Last year, GLAAD retired its Network Responsibility Index. The annual report, which kept track of the number of LGBTQ characters on primetime television was always meant as a way to keep networks and producers accountable for the stories they portrayed. For over a decade, these reports drove the conversation about the need to have more and better representation. The decision to nix it was, as Sarah Kate Ellis, the CEO and president of GLAAD put it, to better look ahead. Rather than counting characters, the work of the media advocacy organization would rely on “pushing for real, intersectional diversity.”
Which brings us to this year’s historic “Nearly Invisible” report. Modeled on the retired NRI, this first-time study focused on Spanish-language scripted television airing in the United States between July 1, 2015 and June 30, 2016. Yep, those working at GLAAD poured over your mom’s favorite telenovelas to see how LGBTQ characters were being portrayed. And well, the results were less than stellar.
While a number of positive portrayals were found — including those at the center of Celia, the main LGBTQ storyline in Rastros de Mentiras, and the multi-ethnic casting and key storyline on Antes Muerta que Lichita — the study didn’t mince words: “The majority of scripted programming on Spanish-language television in the United States does not appropriately represent the LGBTQ Latinx experience, and, unfortunately, continues to rely on outdated and irresponsible stereotypes when content creators do include LGBTQ characters.”
The biggest revelation of the report, which stresses the minor and unimportant role that LGBTQ characters end up playing in telenovelas, is that, according to one producer based in Miami and who works on Venezuelan telenovelas, this is sometimes purposely done. This makes it easier to edit out these characters and storylines when selling the project to foreign markets. This gets at the heart of why looking at these numbers isn’t merely about homegrown productions but about the types of Latin American and Latino shows that get aired in the U.S. that cannot help but also speak to cultural biases from south of the border. In other words, there’s a lot of work to do. Find below 5 other things we learnt from poring over the full report.
The Overall Percentage of LGBTQ Characters on Scripted Primetime Series was 3%
Of the 516 characters on scripted primetime series, there were 14 LGBTQ characters across the three networks (MundoMax, Telemundo, Univision). That adds ups to just 3%, an insignificant number in itself and one which is even more disheartening once you realize those 14 characters are often sidekicks, best friends, and rarely have pivotal roles on their respective programs.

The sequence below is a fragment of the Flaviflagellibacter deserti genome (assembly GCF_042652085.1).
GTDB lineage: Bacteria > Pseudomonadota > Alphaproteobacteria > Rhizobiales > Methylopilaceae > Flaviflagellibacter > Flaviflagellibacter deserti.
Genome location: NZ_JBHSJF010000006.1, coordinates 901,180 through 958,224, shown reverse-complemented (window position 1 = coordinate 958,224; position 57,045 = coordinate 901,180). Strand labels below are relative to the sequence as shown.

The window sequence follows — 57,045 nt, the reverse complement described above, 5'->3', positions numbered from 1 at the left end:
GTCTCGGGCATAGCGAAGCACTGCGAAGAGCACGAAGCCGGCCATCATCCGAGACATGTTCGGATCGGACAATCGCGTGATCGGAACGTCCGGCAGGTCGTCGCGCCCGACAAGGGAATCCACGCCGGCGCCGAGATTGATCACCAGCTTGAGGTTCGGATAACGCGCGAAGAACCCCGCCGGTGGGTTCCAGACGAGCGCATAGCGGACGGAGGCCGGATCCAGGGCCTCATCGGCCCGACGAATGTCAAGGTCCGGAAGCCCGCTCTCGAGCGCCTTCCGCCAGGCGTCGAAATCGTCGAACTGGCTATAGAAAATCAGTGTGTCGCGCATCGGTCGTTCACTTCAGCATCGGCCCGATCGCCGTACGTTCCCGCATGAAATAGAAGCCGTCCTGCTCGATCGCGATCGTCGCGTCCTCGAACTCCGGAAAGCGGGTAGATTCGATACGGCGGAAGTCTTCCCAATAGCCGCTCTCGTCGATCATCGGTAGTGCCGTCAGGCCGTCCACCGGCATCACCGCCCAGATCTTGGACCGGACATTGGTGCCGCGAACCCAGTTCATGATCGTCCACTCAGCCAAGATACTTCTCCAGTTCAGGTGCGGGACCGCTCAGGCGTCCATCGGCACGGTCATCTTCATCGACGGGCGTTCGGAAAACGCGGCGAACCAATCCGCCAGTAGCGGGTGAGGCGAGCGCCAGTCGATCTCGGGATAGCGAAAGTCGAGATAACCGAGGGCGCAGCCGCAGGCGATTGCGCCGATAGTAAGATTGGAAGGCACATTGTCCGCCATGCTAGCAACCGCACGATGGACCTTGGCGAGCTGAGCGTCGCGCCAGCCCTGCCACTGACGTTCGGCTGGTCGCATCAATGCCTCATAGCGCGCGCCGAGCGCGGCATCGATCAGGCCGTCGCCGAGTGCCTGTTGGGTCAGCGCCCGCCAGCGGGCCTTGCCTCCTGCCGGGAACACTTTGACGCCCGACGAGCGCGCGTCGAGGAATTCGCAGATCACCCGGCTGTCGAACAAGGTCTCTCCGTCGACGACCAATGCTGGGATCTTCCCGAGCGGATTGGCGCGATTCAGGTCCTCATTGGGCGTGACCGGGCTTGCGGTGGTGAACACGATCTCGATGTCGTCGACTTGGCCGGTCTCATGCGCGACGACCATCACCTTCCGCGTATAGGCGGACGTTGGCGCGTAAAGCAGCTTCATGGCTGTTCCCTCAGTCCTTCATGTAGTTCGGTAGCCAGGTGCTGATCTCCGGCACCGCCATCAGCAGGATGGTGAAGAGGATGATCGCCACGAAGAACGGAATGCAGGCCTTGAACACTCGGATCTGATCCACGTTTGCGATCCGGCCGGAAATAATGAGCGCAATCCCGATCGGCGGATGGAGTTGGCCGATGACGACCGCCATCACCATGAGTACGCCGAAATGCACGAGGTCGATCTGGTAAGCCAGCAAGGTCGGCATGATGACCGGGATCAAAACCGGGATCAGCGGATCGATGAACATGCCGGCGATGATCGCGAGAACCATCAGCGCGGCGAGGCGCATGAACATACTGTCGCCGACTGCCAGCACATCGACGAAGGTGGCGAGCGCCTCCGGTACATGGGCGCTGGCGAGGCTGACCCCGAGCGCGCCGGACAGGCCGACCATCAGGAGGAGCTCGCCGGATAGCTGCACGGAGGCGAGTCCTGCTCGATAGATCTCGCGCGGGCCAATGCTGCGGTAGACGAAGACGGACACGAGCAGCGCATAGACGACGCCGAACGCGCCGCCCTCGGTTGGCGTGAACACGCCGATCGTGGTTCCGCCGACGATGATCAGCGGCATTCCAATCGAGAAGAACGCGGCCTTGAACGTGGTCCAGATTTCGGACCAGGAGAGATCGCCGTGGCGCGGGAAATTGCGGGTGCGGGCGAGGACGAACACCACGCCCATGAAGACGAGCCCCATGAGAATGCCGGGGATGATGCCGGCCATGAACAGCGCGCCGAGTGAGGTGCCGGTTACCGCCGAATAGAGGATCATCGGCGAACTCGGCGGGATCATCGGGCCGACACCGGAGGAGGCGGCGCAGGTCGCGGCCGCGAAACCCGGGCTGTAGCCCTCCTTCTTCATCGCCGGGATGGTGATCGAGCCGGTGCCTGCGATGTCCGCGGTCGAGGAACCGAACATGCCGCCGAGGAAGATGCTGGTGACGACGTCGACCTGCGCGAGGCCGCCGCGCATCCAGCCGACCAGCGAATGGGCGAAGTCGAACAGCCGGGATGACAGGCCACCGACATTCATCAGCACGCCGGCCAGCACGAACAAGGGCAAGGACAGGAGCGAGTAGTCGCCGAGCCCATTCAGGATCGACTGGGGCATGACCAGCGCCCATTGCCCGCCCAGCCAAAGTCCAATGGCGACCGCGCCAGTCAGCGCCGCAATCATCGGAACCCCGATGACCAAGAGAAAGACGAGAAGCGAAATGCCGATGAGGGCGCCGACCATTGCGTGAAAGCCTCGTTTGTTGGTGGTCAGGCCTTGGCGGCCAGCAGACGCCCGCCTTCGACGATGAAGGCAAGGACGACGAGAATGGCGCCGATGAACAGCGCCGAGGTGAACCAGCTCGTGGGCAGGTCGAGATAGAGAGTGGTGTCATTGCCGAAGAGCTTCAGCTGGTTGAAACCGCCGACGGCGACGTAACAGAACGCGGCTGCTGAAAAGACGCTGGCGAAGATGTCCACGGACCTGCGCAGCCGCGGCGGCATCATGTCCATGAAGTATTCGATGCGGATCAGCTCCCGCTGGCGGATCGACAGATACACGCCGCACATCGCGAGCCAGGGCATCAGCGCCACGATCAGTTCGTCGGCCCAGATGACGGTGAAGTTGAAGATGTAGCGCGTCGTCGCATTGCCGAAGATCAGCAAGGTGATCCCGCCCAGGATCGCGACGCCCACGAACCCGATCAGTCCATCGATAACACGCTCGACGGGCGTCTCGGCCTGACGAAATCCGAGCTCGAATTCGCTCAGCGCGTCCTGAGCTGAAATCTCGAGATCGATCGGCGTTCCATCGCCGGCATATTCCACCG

Telemundo Is the Most LGBTQ Inclusive Spanish-Language Network (Not by Much, Though)
It was truly a race to the bottom: MundoMax featured 2 LGBT characters (out of 96!), both of which came from the same show, La Guerrera. Univision had 4 characters (out of 219), all of which were gay men. Telemundo trounced them both, featuring 8 LGBTQ characters (out of 201) across several shows, including Celia, Avenida Brasil, La Querida del Centauro, and El Señor de los Cielos. And, unlike its competitors, they offered a bit of racial and sexual diversity.
Bisexual Female Characters Are Too Often Used to Provide Risqué Sexuality to a Plot
Ah yes. The good old “she’s a bisexual woman but somehow all of her sexy scenes with another equally beautiful woman require the plot to have a man around, to reassure audiences that her same-sex attraction is filtered through a male heterosexual gaze.” This was a popular trope in the 1990s in American media and somehow it remains in place in Latin American telenovelas where characters like the overly sexualized Esperanza Salvatierra in El Señor De Los Cielos continue a tired stereotype of what it means to identify oneself as bisexual, and which keeps in place a lot of assumptions people make about them. (More telling: the lack of any bisexual men in these shows.)
Far Too Many Stories Depict Gay Men in Outdated Stereotypical Roles
You know the type. He’s the “best friend.” He’s stylish. He’s there for the leading lady whenever she needs a shoulder to cry on. His own personal life is secondary, almost incidental. For decades this has been the most visible example of gay men on screen and, according to GLAAD, it remains alive and well in Spanish-language fare. As they put it, these flamboyant characters are “often not serious characters with rich emotional or romantic lives. This sends a message to audiences that can contribute to trivializing and marginalizing LGBTQ people.”
The Racial and Ethnic Diversity of Latinx Communities Is Badly Underrepresented
Lest you think GLAAD ran the numbers only to come up with statistics on gender and sexual identity, know that they also published findings on the racial and ethnic diversity. Of the 516 characters counted between the three networks, the report found that 15 (3%) were of African descent and only one character (0.19%) was of indigenous descent identified by character descriptions and network press. These numbers matter because they also point to other demographics that are underrepresented in Spanish-language media. As they conclude, “Writing, producing, and casting scripted programming with characters of varying ethnicities (including LGBTQ characters of varying ethnicities) is vital to ensuring that entertainment television airing in Spanish accurately depicts the rich diversity of our cultures and our lives.”